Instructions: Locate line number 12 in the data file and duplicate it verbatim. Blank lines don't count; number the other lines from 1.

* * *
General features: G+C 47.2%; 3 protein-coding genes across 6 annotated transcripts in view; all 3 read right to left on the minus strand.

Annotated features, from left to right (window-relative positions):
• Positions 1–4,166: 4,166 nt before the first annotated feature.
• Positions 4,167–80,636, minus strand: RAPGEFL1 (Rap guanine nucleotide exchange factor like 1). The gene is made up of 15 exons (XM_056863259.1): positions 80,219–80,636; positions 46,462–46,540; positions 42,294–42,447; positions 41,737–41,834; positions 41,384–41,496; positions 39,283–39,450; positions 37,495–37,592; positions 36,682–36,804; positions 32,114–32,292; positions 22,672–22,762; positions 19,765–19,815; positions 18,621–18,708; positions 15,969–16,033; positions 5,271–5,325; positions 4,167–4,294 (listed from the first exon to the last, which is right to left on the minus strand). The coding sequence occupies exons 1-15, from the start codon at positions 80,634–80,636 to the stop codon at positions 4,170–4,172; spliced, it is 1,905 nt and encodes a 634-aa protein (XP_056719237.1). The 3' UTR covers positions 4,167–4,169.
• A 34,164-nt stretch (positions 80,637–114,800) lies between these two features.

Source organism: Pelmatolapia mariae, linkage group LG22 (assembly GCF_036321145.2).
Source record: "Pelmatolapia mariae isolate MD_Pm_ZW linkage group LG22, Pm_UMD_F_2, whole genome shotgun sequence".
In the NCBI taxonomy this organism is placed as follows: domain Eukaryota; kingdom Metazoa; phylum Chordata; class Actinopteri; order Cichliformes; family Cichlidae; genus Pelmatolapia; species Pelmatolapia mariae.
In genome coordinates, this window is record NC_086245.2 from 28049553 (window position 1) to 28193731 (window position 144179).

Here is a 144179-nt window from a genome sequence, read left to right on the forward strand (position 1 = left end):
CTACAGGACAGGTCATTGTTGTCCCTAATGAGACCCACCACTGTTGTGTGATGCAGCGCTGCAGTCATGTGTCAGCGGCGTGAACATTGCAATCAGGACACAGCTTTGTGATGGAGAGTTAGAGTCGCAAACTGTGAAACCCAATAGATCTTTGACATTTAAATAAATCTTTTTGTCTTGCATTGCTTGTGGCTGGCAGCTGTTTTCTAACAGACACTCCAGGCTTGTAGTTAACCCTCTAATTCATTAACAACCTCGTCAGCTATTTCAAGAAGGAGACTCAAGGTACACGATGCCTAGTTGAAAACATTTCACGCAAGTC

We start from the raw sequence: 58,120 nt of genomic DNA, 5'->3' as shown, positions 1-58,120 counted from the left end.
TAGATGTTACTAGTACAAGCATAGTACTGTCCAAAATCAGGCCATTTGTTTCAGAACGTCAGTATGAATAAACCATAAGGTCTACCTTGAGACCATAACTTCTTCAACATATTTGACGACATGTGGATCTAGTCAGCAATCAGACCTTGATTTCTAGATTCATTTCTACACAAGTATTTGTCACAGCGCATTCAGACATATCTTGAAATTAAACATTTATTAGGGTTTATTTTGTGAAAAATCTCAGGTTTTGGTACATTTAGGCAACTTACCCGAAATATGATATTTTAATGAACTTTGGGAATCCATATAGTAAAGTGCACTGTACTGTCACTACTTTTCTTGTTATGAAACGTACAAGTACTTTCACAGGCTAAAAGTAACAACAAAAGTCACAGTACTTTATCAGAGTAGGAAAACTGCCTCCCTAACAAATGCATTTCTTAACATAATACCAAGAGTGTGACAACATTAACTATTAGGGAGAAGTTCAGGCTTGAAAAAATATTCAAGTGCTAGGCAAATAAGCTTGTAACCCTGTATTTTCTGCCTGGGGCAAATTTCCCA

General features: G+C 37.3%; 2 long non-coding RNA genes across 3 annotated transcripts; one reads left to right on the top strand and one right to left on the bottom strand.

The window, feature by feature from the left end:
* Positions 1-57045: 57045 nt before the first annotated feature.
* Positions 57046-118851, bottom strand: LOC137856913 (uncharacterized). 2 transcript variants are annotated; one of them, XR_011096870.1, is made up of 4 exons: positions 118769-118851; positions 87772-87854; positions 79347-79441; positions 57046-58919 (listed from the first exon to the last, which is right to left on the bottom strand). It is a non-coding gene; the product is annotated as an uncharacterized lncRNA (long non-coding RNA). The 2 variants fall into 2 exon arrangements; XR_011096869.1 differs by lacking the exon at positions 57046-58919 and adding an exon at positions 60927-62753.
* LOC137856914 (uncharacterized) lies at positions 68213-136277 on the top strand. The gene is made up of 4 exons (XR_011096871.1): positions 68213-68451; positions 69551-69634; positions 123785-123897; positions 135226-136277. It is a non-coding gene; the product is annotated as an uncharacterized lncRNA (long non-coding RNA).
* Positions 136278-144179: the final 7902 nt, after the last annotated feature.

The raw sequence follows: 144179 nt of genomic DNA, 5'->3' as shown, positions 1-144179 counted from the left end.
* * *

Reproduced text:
We start from the raw sequence: 58,120 nt of genomic DNA, 5'->3' as shown, positions 1-58,120 counted from the left end.